The American Bureau of Shipping (ABS) and Daewoo Shipbuilding and Marine Engineering (DSME) have teamed up to develop designs for a 70,000 CBM very large, liquefied CO₂ (LCO₂) carrier.
This joint development project (JDP) will involve the development of carbon capture utilisation and storage (CCUS) technology that will eventually require bigger ships for CO₂ transport than those currently deployed in the food industry.
ABS global engineering and technology senior vice-president Patrick Ryan said: “CCUS can play a role in reducing emissions in a range of industries, but the supply chain will need vessels capable of transporting CO₂ safely and efficiently.
“That’s why this JDP with DSME is so important, not just for the maritime industry but for ambitions to reduce the carbon footprint of the entire global economy.”
DSME will work on the creation of a new design that will focus on enhancing operational efficiency by increasing tank size.
For expanding the tank capacity, the JDP will analyse the application of numerous steel materials and current low-temperature steel.
DSME previously worked on the development of a conceptual design of a 100,000 CBM LCO₂ carrier.
These new LCO₂ vessels will be developed in line with the ABS Rules for Building and Classing Marine Vessels as well as the ABS Guide for Liquefied Gas Carriers with Independent Tanks.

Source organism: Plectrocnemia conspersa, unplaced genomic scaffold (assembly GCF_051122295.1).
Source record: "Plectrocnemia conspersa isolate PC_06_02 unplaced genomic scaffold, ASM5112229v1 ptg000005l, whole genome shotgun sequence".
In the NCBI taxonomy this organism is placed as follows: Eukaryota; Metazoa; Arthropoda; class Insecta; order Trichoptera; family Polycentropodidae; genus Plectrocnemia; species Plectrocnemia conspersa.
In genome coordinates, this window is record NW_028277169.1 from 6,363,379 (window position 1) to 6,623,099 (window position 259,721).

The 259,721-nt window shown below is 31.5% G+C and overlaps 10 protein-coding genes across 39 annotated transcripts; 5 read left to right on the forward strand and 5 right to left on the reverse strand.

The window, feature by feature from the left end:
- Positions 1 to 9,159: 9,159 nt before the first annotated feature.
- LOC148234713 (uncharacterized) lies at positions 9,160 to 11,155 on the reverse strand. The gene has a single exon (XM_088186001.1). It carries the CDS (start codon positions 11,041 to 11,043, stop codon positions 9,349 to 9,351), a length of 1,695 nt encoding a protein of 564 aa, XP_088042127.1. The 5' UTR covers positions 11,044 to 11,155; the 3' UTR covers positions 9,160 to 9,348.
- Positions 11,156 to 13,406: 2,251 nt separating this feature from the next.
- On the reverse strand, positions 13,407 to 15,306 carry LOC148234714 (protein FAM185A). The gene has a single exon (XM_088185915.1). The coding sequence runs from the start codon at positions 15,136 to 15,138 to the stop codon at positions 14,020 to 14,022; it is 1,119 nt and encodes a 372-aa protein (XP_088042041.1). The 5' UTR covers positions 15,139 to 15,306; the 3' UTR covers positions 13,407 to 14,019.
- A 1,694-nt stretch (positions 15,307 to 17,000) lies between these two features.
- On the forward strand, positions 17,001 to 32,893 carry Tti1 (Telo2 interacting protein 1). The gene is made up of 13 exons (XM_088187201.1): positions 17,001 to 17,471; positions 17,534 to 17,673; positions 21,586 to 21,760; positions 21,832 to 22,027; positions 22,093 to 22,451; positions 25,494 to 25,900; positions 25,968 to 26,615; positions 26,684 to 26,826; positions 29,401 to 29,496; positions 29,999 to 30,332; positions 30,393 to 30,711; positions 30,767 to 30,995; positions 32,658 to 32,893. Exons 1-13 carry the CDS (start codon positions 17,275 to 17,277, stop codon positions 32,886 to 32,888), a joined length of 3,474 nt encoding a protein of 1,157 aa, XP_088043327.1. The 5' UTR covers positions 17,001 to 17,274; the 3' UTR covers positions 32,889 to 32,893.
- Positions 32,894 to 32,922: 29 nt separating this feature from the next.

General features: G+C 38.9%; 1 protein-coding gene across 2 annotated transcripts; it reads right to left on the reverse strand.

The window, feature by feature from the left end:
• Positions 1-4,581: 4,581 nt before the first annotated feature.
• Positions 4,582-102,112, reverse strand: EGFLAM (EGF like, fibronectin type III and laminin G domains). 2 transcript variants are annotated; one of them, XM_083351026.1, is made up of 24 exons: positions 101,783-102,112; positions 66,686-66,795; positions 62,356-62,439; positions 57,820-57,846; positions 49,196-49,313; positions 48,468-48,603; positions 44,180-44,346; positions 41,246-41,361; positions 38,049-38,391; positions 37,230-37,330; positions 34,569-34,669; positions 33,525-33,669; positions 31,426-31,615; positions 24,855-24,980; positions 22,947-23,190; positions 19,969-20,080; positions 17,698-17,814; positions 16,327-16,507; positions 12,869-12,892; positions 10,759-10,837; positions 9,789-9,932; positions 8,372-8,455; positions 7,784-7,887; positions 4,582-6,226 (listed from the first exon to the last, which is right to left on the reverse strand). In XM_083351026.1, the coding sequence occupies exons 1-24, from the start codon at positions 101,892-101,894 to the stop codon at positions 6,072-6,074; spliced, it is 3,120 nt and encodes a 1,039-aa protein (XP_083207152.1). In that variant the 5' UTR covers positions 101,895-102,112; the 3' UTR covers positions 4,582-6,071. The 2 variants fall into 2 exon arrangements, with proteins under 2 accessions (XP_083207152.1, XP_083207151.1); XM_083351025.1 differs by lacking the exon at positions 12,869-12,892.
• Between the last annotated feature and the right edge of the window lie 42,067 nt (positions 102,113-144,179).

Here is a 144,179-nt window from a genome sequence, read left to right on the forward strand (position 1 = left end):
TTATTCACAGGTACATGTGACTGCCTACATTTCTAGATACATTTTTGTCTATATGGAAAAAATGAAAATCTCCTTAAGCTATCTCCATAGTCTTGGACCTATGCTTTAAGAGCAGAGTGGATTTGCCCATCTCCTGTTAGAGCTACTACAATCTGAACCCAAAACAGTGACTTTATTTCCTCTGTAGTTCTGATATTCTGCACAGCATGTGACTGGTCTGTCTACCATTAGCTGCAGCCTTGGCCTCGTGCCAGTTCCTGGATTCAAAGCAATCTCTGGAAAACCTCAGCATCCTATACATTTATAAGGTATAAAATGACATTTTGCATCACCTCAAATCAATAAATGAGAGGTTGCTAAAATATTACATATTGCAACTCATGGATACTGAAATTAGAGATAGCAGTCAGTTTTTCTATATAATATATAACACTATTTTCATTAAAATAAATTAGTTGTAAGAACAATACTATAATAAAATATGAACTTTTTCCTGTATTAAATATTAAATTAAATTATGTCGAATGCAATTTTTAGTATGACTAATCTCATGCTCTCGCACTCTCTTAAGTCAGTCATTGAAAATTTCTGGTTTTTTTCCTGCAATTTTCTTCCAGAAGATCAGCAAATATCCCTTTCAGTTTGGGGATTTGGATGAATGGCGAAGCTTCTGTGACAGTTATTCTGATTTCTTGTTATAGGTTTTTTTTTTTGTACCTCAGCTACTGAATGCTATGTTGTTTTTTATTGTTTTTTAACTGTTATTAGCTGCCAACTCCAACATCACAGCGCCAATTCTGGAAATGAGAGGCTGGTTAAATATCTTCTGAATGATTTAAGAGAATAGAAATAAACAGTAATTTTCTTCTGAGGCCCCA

They will also comply with the International Code for the Construction and Equipment of Ships Carrying Liquefied Gases in Bulk (IGC Code).
DSME director and ship basic design division head Nuno Kim said: “DSME will maintain its unique competitiveness for the technology and quality in the field of liquefied gas carriers, such as liquefied natural gas (LNG) and liquefied petroleum gas (LPG) carriers, through this development of very large LCO₂ carriers.
“And it will be able to maintain an advanced technology in the market of LCO₂ carriers, which is one of the major concerns in the CCUS sector.”
Furthermore, DSME has come up with a technology that can gather and store carbon dioxide produced during ship operation by using ammonia-water absorbent.
This new technology was tested using the exhaust gas purification technology developed by Hi Air Korea.
In a statement, DSME ship design head Lee Sang-cheol said: “We will do our best to speed up commercialisation based on the successful verification of this carbon dioxide capture and storage technology.”
Last month, Mitsui OSK Lines and DSME completed the demonstration trial of the Cryo-Powered Regas system for a floating storage and regasification unit (FSRU).